The Uniqueness of You
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So much of our life feels pretty unimportant, composed of activity that is seemingly insignificant. Folding clothes, writing papers, paying bills, watching Seinfeld reruns, eating dinner. Repeat. But don’t let the simplicity of life fool you. You are so close to the details that it can be difficult to get perspective, but you are a part of a much larger story. You matter more than you know…
You were made in the image of God. That’s right, made. You are not smart mud or a monkey wearing pants. God made you. Fearfully, wonderfully, he knit you together inside your mother. You’re no accident. Out of all creation, God made humans, male and female, to be like him. And as his image-bearer, you possess a gift no animal was given—self-awareness. You have free will. You are not a robot or a puppet.
Like God, you have a personality. A sense of humor. You can laugh and sing, make love and create, dream, and destroy. You have feelings and can be hurt. When things don’t go our way, we get sad and can be grieved, just like God. This might surprise you, but God doesn’t always get what he wants, and neither do we. Jesus knocks at the doors of our hearts, and we have to invite him inside in order to be saved. ... He gives us the dignity and responsibility of making our own decisions.
You are also immortal. The question is not whether you will live forever, but where. Four hundred years from now, and four thousand years after that, you will still exist—you will still be alive, and you will still be you.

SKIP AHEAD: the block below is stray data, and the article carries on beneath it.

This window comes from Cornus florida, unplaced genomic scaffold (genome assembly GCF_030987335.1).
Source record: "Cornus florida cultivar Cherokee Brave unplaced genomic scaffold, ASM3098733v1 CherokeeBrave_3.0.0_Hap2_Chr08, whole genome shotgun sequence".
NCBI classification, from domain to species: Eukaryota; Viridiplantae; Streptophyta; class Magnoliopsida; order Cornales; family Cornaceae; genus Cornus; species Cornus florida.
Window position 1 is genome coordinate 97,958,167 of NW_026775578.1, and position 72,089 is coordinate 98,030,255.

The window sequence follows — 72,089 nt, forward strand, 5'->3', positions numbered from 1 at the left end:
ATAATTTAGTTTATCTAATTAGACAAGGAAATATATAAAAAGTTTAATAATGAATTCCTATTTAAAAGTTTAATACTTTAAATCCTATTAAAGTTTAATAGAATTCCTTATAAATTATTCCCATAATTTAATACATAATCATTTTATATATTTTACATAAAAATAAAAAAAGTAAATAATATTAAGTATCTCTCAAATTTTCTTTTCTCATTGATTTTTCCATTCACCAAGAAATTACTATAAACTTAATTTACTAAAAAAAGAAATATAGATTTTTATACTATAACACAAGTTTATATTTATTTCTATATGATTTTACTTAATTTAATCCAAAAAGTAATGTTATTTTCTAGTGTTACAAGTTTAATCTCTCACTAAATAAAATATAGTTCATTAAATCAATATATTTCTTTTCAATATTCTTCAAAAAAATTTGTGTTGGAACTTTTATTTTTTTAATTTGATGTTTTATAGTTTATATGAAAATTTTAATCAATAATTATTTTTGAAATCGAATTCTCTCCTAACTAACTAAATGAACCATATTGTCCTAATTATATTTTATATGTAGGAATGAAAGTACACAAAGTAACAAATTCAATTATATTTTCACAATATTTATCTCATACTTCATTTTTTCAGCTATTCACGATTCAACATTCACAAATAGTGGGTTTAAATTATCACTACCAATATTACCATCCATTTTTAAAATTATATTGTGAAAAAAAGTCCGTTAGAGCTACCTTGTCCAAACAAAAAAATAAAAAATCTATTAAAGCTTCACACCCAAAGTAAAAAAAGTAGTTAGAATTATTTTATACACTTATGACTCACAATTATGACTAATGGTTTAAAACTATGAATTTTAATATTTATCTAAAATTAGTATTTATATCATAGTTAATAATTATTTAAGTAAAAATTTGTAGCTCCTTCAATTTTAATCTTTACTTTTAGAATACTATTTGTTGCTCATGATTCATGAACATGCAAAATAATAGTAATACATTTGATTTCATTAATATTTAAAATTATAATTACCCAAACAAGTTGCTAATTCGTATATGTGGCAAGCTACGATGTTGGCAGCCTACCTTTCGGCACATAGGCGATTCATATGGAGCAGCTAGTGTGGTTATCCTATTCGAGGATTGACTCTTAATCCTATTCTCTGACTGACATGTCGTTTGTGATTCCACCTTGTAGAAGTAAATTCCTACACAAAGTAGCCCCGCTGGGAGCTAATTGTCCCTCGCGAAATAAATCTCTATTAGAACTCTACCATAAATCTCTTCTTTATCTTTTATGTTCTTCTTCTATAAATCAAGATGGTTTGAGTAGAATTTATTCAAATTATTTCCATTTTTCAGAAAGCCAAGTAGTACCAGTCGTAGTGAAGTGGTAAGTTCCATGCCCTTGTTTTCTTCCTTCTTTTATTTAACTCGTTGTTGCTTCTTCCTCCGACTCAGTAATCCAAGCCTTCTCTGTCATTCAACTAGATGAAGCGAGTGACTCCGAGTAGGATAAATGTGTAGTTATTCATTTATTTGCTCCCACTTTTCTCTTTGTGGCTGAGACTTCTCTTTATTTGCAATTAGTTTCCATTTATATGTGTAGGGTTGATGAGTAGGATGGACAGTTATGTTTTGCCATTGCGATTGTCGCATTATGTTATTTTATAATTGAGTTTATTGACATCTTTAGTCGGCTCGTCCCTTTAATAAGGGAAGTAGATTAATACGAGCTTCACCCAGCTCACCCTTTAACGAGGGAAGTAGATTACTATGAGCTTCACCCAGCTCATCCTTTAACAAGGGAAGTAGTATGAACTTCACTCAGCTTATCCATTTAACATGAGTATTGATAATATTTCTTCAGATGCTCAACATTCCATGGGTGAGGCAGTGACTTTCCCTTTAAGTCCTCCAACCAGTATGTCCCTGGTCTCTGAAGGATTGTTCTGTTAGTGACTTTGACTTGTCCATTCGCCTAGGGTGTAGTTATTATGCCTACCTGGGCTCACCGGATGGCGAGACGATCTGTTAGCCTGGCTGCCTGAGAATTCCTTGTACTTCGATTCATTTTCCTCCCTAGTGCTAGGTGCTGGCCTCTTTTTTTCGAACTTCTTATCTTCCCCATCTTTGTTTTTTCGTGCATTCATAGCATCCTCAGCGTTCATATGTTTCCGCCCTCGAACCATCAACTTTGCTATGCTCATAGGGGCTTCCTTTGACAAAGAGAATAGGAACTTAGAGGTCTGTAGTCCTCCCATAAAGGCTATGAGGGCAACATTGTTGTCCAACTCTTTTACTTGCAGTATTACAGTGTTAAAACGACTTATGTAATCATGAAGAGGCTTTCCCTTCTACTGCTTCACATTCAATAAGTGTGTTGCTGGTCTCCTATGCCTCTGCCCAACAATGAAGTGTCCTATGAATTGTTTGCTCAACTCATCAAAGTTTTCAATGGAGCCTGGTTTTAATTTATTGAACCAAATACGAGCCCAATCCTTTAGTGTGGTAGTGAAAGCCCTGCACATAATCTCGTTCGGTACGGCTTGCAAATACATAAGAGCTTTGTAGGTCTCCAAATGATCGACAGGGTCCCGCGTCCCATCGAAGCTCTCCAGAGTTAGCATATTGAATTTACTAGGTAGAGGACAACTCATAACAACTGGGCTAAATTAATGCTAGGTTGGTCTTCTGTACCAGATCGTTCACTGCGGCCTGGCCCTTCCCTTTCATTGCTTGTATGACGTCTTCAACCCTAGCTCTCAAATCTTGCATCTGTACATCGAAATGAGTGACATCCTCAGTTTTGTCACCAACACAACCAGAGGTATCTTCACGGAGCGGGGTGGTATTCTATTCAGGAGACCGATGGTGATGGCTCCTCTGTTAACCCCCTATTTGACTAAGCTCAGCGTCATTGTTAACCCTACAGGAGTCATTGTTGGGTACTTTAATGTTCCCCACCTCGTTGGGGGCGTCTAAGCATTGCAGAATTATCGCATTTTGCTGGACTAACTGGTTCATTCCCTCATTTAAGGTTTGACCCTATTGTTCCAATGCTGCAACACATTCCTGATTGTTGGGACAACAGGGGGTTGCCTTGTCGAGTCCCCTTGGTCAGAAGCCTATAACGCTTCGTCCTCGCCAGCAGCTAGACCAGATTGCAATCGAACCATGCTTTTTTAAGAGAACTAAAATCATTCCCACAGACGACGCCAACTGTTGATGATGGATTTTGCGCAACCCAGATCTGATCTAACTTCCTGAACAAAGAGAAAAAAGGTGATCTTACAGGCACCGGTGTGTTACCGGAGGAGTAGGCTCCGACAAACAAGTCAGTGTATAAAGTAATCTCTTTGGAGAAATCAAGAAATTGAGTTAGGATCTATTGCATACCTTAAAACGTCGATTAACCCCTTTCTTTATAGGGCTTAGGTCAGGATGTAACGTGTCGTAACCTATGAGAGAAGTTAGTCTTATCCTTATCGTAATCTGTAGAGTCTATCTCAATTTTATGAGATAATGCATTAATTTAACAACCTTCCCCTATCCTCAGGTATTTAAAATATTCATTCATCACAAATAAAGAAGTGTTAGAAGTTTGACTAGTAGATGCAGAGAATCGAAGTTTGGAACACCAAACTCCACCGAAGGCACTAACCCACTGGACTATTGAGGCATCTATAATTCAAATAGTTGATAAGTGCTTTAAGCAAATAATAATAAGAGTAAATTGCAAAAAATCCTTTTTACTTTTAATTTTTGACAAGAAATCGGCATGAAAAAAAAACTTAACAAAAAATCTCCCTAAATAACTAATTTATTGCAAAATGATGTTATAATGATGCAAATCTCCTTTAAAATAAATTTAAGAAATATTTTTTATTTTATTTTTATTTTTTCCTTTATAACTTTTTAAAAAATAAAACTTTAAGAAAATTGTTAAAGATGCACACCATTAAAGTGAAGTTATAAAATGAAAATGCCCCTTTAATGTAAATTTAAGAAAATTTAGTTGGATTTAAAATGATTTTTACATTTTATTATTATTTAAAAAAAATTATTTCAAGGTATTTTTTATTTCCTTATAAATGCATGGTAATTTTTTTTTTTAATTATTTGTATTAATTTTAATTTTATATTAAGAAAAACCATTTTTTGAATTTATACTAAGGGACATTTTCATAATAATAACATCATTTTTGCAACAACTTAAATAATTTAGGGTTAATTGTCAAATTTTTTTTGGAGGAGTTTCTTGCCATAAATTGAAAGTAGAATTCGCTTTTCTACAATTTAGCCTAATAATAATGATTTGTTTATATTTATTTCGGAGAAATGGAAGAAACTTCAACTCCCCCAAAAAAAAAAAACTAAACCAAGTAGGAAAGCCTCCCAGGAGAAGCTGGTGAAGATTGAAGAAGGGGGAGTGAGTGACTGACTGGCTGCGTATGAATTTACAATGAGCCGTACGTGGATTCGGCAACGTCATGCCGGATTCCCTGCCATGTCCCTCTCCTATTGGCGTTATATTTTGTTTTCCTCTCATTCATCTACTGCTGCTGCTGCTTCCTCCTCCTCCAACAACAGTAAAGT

Then there is the matter of what God was willing to spend to redeem you and give you hope, when sin and death had their suffocating stranglehold on your life. The value of something comes from what someone is willing to pay to have it. And boy, were you expensive. The Bible says that while we were dead in our sins, God demonstrated his love for us by sending his Son to die for us.1 You weren’t purchased with any common currency, like gold or silver, but with the precious blood of Jesus…
That’s not all. As a child of God you have been entrusted with the Holy Spirit. … Oh, and you have also been tasked with the greatest mission that has ever been undertaken in the history of the world—the Great Commission, a mission to go fishing. The orders from your commanding officer are pretty clear: go into all the world and preach the gospel to every creature.